Re: Features

From: Dancer <>
Date: Tue, 25 Nov 1997 00:01:36 +1000

We average about 2%. Mostly, my qualms about memory usage come from the requirements of
having the uncompressed object and the compressed object in memory simultaneously during
compression. Essentially (for safety) you take two buffers of the size of the original

Now, you can do it in pieces...I did it when I implemented the streaming compression on
top of zlib, which bypasses the memory hog problems, but there are a couple minor
restrictions on how many bytes you can feed in per compression call, and how many on a
decompression call. (multiples of 3 and 4). 24 works well as an input size and 32 as an
output size. Perhaps some of those might get relaxed since mostly they involved integrity
hashing for encryption. I'll pull out the code and see if I can't code a compression
routine into sparent 1.4. I know _I_ could use it, and then I don't have to shoehorn it
into Squid. Someone else can do that later.


Gregory Maxwell wrote:

> On Mon, 24 Nov 1997, Dancer wrote:
> > ZLIB is the obvious thing to use. At it's simplest, a cache item could be compressed
> > before storage, and decompressed for transmission.
> >
> > Downsides: If in block mode: Considerable extra memory requirements (double the
> > object, approximately), temp space to store decompressed objects that are 'in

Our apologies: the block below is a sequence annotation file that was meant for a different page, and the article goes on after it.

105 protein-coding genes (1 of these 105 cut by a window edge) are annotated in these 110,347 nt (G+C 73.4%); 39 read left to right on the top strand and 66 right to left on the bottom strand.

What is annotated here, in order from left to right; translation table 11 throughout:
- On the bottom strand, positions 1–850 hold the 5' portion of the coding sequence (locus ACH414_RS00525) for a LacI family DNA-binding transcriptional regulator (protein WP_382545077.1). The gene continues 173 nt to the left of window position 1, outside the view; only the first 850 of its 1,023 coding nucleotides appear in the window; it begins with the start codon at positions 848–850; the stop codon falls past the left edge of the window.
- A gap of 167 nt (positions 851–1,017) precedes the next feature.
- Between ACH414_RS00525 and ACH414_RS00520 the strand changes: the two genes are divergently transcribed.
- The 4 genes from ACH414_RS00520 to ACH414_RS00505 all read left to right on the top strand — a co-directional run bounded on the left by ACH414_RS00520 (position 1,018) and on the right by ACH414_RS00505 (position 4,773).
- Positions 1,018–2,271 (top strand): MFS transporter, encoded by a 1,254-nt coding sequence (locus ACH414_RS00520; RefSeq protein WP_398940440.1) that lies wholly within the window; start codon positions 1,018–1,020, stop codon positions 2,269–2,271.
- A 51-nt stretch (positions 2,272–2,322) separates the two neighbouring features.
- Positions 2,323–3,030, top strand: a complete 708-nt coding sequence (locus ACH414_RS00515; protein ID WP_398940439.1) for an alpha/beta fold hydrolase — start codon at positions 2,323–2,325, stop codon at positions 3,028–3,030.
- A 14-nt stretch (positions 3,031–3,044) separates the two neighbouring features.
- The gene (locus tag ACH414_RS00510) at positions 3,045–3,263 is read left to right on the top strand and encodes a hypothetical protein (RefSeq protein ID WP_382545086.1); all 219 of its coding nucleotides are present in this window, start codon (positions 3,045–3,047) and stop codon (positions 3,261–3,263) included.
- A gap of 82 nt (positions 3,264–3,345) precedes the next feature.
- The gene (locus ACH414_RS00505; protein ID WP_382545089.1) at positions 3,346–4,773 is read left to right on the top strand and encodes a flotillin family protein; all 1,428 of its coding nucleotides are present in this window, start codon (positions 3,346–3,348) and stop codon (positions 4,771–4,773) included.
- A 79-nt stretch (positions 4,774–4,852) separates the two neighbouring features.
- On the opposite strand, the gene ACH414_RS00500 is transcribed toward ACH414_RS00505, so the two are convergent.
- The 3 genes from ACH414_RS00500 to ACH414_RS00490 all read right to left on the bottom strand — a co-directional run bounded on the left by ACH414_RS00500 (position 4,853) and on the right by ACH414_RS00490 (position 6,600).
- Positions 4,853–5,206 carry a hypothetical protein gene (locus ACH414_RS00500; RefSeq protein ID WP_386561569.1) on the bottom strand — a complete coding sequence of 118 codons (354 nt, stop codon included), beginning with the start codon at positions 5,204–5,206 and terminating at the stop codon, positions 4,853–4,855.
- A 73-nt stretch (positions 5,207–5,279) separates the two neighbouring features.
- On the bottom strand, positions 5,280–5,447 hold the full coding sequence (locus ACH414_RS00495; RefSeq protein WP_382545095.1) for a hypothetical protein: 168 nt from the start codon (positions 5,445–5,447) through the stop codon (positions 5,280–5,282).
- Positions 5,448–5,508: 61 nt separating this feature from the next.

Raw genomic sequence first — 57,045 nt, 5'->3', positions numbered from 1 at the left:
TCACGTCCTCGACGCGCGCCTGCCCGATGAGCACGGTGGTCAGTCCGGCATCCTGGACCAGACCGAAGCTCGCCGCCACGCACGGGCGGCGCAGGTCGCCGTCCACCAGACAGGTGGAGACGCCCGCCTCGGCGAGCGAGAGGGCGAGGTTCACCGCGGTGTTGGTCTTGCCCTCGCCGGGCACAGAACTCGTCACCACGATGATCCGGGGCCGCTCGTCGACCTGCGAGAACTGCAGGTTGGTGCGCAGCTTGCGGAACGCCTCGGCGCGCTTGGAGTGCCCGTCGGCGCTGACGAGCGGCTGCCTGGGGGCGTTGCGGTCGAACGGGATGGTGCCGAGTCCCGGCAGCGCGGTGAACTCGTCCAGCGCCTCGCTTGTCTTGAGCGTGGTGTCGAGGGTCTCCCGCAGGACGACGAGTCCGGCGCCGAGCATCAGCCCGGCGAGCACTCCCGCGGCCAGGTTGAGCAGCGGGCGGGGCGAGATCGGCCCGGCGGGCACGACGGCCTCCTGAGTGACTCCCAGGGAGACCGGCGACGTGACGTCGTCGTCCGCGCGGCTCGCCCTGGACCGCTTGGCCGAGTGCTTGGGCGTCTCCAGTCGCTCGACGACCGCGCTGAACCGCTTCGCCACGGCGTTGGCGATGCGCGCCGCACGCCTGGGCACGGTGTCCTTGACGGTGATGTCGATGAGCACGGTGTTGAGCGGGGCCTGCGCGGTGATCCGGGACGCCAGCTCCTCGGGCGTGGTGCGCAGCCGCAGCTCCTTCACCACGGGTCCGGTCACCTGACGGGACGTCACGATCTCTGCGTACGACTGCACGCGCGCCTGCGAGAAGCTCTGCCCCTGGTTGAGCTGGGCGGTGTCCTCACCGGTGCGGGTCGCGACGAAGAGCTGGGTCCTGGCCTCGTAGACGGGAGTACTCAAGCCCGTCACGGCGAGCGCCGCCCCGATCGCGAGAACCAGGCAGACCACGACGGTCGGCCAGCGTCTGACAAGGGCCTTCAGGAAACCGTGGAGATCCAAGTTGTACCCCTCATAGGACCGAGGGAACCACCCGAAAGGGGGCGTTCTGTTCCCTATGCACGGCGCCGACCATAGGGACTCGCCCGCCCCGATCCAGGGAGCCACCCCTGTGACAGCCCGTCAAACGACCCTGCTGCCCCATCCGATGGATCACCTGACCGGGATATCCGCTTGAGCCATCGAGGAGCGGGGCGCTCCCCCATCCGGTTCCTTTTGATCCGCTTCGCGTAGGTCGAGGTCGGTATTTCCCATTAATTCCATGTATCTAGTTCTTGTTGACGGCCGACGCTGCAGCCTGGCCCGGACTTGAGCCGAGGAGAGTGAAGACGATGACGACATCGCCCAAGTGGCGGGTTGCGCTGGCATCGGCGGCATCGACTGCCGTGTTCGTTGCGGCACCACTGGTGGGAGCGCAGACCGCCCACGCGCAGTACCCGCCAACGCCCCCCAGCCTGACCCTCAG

> > transit' (either coming in, ready to be compressed, or going out), CPU load.
> >
> > Stream compression: This is it's own bag of worms. I've _done_ this....and in fact,
> > I have a library that does block/stream encryption via zlib. It was somewhat hellish
> > to implement, but it works. It was intended for use in HTTP, and ties to an
> > encryption library, but the encryption could be cut out of it. It encodes compressed
> > data to 6-bit printable characters (not standard base-64), but to a quickish
> > encoding that I cooked up at the time (we actually didn't want to be base-64
> > compatible when it was written).
> >
> > I might look into how this might be patched into might be useful for
> > inter-cache transfers.
> >
> > D
> I would also suggest you examine LZO... It has VERY low memory
> requirements in most of it's modes for both compression and
> decompression.. Decompression is always very fast, there are several
> compression modes for every decomprssor that have differnt time/comprssion
> tradeoff levels..
> I would suggest squid provided both zlib and lzo..
> Zlib would be suitable for slower links, and faster computers, while I
> expect lzo to have more real world benifits.
> With lzo squid could even change it's compression mode depending on system
> load.. With some of the faster LZO compression modes a typical p100 could
> easily saturate 100Mb/s ethernet..
> How many of us have caches with more then %20 cpu in use? Not many I bet,
> unless the cache is doing other things....
> Why not harvest that cpu?

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Received on Mon Nov 24 1997 - 07:05:38 MST

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